x Abu Dhabi, UAEMonday 22 January 2018

Bryant finds it tough going taking time out to relax

Lakers guard resting after knee surgery as Cleveland begin post-LeBron James era by signing Sessions and Hollins from Minnesota.

Kobe Bryant on a five-city tour of China where he sells more replica shirts than the country's own NBA star Yao Ming.
Kobe Bryant on a five-city tour of China where he sells more replica shirts than the country's own NBA star Yao Ming.

BEIJING // Kobe Bryant, the Los Angeles Lakers guard, is finding it hard to take it easy in the NBA off-season after having arthroscopic surgery on his right knee recently. The two-time NBA Finals MVP made a fourth trip to China in as many years this week to meet fans in the basketball-crazy nation, where he sells more shirts than Yao Ming, the country's own basketball sensation who plies his trade in the NBA for the Houston Rockets.

"The hardest thing for me to do is to do nothing," he told the China Daily newspaper in an interview published on Monday. "I have always got to be working and pushing myself. This summer the best training for me is really to do nothing. "The body needs rest and the injury has to heal. You have to recharge your body and get ready for next season. So in lots of ways, this is the hardest training for me."

Bryant started his five-city tour of China with an audience with 1,600 basketball fans in Beijing late on Monday. A thousand more waited outside the theatre in sweltering heat just hoping for a glimpse of their hero. Despite having surgery on the same knee for the third time after operations in 2003 and 2006, he assured the raucous audience he would be fit for his bid for a sixth NBA title with the Lakers this coming season.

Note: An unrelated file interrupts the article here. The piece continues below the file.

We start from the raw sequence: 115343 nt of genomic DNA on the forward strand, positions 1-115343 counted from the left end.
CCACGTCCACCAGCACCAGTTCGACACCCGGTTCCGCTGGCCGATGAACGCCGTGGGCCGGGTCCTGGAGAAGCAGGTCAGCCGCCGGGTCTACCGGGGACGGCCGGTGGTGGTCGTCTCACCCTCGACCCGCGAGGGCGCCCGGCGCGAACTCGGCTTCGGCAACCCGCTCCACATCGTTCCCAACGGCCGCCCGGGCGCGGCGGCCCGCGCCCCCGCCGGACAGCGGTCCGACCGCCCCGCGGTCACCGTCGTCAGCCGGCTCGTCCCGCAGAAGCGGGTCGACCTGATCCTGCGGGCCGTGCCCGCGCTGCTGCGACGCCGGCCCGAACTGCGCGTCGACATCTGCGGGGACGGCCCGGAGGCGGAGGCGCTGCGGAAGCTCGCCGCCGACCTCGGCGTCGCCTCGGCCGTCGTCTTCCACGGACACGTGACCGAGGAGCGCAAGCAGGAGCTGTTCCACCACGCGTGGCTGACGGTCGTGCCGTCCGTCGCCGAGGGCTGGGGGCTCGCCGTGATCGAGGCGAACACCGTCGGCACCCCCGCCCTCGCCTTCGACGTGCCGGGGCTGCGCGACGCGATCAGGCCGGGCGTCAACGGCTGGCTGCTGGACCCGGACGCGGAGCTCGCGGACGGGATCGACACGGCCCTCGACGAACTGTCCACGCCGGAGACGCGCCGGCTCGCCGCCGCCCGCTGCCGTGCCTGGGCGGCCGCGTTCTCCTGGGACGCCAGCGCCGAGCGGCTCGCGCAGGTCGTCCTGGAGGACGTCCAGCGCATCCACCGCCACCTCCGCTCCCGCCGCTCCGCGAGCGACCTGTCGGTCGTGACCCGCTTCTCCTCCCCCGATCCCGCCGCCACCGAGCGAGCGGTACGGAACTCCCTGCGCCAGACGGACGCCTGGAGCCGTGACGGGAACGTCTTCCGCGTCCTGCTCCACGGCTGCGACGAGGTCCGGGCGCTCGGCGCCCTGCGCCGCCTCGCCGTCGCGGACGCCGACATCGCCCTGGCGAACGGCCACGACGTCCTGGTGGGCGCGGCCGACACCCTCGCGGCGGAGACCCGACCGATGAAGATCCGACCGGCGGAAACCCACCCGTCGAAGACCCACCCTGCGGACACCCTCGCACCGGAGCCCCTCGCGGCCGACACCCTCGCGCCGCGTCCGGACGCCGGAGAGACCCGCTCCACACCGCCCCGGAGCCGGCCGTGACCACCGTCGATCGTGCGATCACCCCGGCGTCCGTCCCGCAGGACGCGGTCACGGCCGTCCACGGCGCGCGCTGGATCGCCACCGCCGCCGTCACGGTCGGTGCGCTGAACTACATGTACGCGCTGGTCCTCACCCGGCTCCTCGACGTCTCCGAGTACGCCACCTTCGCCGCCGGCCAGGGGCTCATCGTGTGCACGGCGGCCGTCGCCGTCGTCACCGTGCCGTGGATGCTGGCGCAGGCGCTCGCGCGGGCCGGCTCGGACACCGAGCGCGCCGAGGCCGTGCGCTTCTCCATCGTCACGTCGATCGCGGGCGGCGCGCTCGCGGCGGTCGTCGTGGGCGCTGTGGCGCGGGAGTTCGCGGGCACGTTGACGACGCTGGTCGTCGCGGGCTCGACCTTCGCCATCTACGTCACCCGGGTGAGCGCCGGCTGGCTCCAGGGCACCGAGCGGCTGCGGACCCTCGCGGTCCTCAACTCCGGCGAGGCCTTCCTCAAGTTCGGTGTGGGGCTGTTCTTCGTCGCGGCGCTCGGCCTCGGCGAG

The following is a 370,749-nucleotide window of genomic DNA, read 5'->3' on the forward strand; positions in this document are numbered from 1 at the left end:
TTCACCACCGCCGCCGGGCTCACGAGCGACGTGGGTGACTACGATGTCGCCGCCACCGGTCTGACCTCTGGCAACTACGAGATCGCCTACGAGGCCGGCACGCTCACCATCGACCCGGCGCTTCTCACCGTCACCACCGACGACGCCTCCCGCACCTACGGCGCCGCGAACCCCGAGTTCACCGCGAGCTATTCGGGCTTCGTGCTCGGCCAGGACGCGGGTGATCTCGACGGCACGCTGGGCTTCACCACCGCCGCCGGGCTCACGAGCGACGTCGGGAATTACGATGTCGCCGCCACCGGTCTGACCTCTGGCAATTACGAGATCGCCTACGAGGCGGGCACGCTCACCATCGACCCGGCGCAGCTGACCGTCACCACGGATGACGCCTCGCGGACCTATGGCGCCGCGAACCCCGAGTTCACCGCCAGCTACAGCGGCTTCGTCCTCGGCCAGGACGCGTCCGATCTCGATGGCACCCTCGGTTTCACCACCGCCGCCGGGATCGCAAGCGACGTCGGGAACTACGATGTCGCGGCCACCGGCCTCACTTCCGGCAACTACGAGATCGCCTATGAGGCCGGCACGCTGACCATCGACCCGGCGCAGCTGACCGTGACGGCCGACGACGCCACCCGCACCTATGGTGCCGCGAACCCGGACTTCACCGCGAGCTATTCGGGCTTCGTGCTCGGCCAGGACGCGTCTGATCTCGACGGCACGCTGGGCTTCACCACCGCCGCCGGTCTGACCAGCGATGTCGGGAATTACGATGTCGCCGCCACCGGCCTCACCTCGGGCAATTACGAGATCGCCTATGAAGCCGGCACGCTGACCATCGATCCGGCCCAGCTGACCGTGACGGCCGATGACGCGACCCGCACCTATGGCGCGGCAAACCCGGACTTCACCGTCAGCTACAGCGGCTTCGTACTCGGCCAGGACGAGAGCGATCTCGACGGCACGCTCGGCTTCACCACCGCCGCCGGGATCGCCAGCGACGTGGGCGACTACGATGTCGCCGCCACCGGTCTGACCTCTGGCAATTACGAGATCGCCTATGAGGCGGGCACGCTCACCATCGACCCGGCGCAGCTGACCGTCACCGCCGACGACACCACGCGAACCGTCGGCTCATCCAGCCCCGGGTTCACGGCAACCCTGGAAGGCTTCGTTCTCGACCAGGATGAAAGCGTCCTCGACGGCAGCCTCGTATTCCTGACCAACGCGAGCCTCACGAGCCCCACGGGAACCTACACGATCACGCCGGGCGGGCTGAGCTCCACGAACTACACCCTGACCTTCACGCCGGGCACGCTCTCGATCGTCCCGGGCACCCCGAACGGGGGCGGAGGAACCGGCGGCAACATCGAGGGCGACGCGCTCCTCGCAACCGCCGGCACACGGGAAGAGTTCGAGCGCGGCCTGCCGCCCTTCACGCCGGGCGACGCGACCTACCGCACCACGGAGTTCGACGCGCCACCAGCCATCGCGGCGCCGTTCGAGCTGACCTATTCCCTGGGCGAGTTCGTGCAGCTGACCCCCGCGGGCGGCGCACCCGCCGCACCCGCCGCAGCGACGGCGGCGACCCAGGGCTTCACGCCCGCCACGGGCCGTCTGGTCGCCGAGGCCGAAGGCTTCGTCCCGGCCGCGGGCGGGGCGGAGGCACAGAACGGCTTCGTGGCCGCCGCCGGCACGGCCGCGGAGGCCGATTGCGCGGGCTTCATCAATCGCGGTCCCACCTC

"Another NBA championship ring next season is the biggest motivation for me," he said. "It's the same for us every year. We will not change much. We have the unity and the majority of the team is the same. So, it's the same goal for us every year." Although retirement is still a long way away for the 31-year-old guard, Bryant has clearly given thought as to what he does not want to do when his playing days are over: coach.

"No. Absolutely not. No, no, no," he said. "Being a coach is too frustrating for me. I like coaching kids and holding training clinics for the kids. But to be a coach from the regular season to the play-offs ... I have no interest at all." Also in China, Ming, the Houston Rockets centre, is pondering quitting the sport if he does not fully recover from his lingering foot injury next season. In wide-ranging comments to Chinese state media, Ming sounded far from optimistic about his future and also made a rare criticism of China's national basketball programme.

"If the foot injury does not heal next season, I might choose to call it quits," Yao said. Ming who turns 30 in September, missed last season following foot surgery, but is set to return to the Rockets after deciding not to opt out of the final year of his contract. Though he has said his recovery was going well, the Rockets have signed Brad Miller, a seven-foot veteran, to share the work at centre with the 7ft 6ins Ming, who was in his native China for a series of charity events.

Meanwhile, the post-Lebron James era is underway in Cleveland as the Cavaliers landed Ramon Sessions, the point guard, and Ryan Hollins, the forward, in a four-player trade with the Minnesota Timberwolves. The Cavaliers, who also get Minnesota's second round pick in the 2013 NBA Draft, traded point guards Delonte West and Sebastian Telfair to the Timberwolves. "In Ramon, we're excited to add a young, multi-dimensional guard, and with Ryan, we're adding a young, athletic centre," said Chris Grant, the Cavaliers' general manager, in a statement.

James, the two-time reigning NBA Most Valuable Player, is joining fellow All-Stars Dwyane Wade and Chris Bosh at the Miami Heat next season. * Reuters